I have been reading the CADORS database on a semi-regular basis lately, mostly because I’m a big geek and, um, I’m a big geek — much in the same way that I read the Nuclear Regulatory Commission’s incident summaries. Why? Well, why the hell not?
As with most things in life, it’s better with animals — I get the feeling that CADORS must not have a lot of regular readers:
Aerodrome Safety reported that the airside operations manager at P.A. reports that by the time he received a call from FSS and got airside, the foxy lady was long gone. There have been besides the fox, sightings of a coyote and perhaps a wolf however nothing verified. Resident sharp shooters have tried very long shots at the mammals however without success. Airport personnel continue with twice daily patrols and boundary inspections. This occurrence had no operational impact. (CADORS 2009C1033)
The crew of WJA 418, a WestJet B737, reported a bird strike in the vicinity of the ZZD NDB while on approach to Runway 02 at Edmonton. … Aerodrome Safety reported that the crew of WJA 418 advised that the bird struck the right co-pilot’s window. Although the first officer was startled, there was no damage and the starling sized bird only caused a small impact smear. The aircraft was landed without further incident. (CADORS 2009C1020)
JZA 447, a Jazz CRJ 700, was conducting an ILS approach for Runway 31L at Whitehorse but was required to circle for Runway 13R in order to allow a coyote to be chased off the runway. The aircraft subsequently landed without further incident. … Aerodrome Safety reported that airside operations personnel reported that the varmint may have gotten airside either underneath or over a portion of fencing which is snow packed, however the wily fellow is long gone. There are conflicting reports about the animal’s actual walk about. The coyote may have stayed on the apron and in field and not entered runway 13/31L. (CADORS 2009C0812)
The pilots of two departing aircraft at Medicine Hat observed a coyote on the runway. The coyote exited the runway in both cases as the aircraft approached. … Aerodrome Safety reported that the APM reported that the coyote is long gone. Regular inspections of airport boundaries are done by airside operations personnel. They determine access points and eradication positions. The locating of the varmint’s dens is most difficult. Fortunately for the aviation community Coyote strikes are very rare. This event had no operational impact. (CADORS 2009C0932)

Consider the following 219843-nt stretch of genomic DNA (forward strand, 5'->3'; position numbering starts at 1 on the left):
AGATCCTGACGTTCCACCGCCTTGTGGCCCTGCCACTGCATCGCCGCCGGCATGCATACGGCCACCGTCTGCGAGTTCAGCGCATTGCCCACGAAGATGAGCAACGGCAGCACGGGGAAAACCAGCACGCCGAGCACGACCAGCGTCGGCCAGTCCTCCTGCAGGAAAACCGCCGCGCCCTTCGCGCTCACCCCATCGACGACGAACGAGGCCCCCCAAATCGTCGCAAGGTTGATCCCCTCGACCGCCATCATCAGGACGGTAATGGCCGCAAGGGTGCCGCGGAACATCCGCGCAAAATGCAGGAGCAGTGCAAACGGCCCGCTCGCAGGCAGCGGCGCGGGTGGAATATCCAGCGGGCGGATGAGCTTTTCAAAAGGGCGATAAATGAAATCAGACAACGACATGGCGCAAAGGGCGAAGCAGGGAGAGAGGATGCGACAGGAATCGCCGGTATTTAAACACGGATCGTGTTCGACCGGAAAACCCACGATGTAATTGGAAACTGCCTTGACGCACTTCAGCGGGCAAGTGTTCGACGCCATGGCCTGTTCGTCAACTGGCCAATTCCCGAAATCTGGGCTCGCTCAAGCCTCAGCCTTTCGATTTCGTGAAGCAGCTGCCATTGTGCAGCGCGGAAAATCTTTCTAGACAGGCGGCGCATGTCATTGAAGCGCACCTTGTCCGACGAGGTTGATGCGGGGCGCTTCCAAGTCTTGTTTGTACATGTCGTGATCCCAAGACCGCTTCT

C-GRCX, a Super T Aviation Academy Piper Arrow, was about to depart from Runway 21 at Medicine Hat when the pilot was advised by FSS of a coyote about to enter the runway from the east side. The Arrow’s departure was delayed about 3 minutes. Airport staff were called to chase the coyote away. GLR 7242, a Central Mountain Air Beech 1900, was on the backtrack on Runway 21 for departure to Calgary when the driver of TK 399 called holding short. The coyote spotted TK 399 and ran eastbound from the west infield crossing Runway 21. GLR 7242 was delayed about 4 minutes and C-GRCX was in the circuit and had to modify his circuit due to GLR 7242’s delay. … Aerodrome Safety reported that the APM at Medicine Hat reported that the wily fellow was some 400 yards away from 21/03 and was startled from that position onto the runway. The coyote was chased off the property, however the APM was unable to get a shot at the cagey varmint. As a result of this event two departures were delayed. Airside operations staff continue to do airport boundary inspections. (CADORS 2009C0957)
The crew of TSC 273, an Airbus A-330-200 operated by Air Transat reported hitting a rabbit while arriving at Edmonton International (CYEG). … Aerodrome Safety reported that airside operations personnel recovered and removed the remains of a white tailed Jack Rabbit. The aircraft’s right main gear although somewhat discolored did not suffer any damage; sadly the same cannot be said about the hasenpfeffer. This event had no operational impact. (CADORS 2009C0990)
It’s the same guy writing most of these incident reports. I don’t know what I find stranger — that this stuff has to be tracked and logged in such careful detail, or that there’s a guy out there who likes to be creative in his incident reporting.